How to create an amazing circus team building day – A guide for group organisers Part 1: The Merlin Principle

Merlin PrincipleCreating an Amazing Team Building Event

At some point in the year most companies, organisations and teams will arrange some kind of event to bring their people together. Whether it’s a simply a social opportunity for drinks and dinner, or an activity to enhance teamwork, communication and job satisfaction. Creating an outstanding event can increase performance, forward business goals, improve working relationships and be a highly memorable event for all involved. The wrong event, bad planning or poor organisation can also be memorable (and sometimes expensive) but for all the wrong reasons so creating an amazing team building experience is extra-important.

Here’s part one of our guide to how to create an amazing team building day for your group. Although this is written with our circus team building events in mind, it is applicable to organising any activity or team building day.

Working from the Future Backwards: The Merlin Principle

Lots of groups and organisations come to us without a clear picture of what they want to get out of our team building workshops. Knowing where you are going is the first – and most critical – aspect of getting there.

To plan and execute an amazing circus team building day, you should plan from the future backwards. Working from the future backwards, known as the Merlin Principle (Merlin lived from the future backwards in time), will ensure that you fulfil on what’s important to you.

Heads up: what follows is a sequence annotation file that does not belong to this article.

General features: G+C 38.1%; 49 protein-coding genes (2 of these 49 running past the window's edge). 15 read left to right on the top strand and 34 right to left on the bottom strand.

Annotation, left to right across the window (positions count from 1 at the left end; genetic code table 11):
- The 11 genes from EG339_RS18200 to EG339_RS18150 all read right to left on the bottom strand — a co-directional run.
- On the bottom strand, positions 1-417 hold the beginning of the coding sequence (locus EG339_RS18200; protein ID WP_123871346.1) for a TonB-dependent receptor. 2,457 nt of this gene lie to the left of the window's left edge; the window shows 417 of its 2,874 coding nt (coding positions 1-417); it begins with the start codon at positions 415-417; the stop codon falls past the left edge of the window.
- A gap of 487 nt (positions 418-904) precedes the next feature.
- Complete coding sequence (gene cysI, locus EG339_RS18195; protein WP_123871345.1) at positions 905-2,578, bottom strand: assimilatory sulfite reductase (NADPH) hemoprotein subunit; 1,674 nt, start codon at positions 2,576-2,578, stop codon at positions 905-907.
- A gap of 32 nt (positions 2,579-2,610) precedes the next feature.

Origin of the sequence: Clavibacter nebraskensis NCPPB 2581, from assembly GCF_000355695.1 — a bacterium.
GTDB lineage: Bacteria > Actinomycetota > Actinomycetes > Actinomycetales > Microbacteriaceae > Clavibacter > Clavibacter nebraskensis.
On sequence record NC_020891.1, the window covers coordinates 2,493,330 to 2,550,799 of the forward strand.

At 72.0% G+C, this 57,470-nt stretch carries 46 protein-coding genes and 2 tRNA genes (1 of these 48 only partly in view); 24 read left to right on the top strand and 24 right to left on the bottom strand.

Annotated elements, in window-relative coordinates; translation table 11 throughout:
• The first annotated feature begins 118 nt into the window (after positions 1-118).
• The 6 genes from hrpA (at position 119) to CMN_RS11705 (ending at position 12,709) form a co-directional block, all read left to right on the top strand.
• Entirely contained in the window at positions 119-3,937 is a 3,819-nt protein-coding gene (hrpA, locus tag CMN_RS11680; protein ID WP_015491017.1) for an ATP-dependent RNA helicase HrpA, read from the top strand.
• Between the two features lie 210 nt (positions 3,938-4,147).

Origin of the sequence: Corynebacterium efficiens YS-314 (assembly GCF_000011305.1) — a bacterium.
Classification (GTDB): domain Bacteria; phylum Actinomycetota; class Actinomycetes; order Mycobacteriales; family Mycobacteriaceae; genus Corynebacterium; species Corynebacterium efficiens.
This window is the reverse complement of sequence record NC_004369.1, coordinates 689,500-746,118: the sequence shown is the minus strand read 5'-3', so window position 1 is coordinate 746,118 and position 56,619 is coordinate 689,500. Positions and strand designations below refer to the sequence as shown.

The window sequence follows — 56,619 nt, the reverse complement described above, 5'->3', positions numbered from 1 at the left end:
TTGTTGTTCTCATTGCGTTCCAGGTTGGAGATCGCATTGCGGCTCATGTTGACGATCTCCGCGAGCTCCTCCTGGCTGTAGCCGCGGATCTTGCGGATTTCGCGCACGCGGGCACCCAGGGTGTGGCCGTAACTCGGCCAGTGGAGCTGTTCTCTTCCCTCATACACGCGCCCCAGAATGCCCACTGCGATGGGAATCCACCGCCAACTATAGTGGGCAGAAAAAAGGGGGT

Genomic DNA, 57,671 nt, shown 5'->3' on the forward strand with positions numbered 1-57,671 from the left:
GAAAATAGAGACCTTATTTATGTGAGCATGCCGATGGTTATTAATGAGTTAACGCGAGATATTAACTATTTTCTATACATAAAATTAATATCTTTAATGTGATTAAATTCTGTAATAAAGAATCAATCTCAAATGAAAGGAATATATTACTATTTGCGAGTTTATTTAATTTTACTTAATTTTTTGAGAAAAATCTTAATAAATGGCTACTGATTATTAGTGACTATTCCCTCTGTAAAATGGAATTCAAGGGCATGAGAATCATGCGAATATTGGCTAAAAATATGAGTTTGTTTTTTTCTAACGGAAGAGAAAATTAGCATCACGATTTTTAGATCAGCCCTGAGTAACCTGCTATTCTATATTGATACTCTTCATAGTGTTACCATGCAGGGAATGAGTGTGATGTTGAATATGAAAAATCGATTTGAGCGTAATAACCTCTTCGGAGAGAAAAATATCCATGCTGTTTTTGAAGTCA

Like Merlin, you start in the future, with the intentions you have and outcomes that you want to create, and you work backwards through time, step by step, asking yourself the question, “what would have to happen to cause or create that result?”

This may sound unusual but we often find that we do it quite naturally without even realising it. Here’s an example:

Imagine you are going away next weekend for a three week luxury break. You want a restful, peaceful, enjoyable time (that’s an intention or an outcome). What has to happen to fulfil that?

In order to ensure that you fulfil that intention and get that outcome you’ll have to catch your flight.

To catch your flight, you need to arrive at the airport on time so you work out what time you need to arrive at the airport.

To arrive at the airport on time, you work out the time you have to leave your house.

And to leave the house, you need to have finished your packing, and to pack you need to have bought your new swim suit. And so on.

As you work backwards using the Merlin Principle write down each action or conversation that has to happen and eventually you’ll come to today, where you create a plan to fulfil a future. By working from the future backwards, we pull today’s reality, step by step, towards our created future, our intentions and our outcomes.

To create an amazing circus workshop (or produce any other intended result) be like Merlin: start from the future and work backwards.


The Merlin Principle

Merlin by XKCD


Teaching Tip 2: Plan Your Work, Work Your Plan

Lesson planning has been the bane of my life. Or at least it was until I started to get good at it. I think a lot of teachers – regardless of whether they are school, circus, or any other kind of teacher – hate doing lesson planning. Lesson planning takes time, and in this day and age time is something of a precious commodity. But I don’t think that’s what really bugged me. It wasn’t the time; I can always make time for stuff that’s important. It seemed like a lot of effort for something that wasn’t very important and didn’t really make any difference.

But as teachers all know lesson plans are really important and do make a big difference.

But if we know they’re important, and we know they make such a difference, then why don’t they seem important when it comes time to sit down and write them? And why are they always so much effort?

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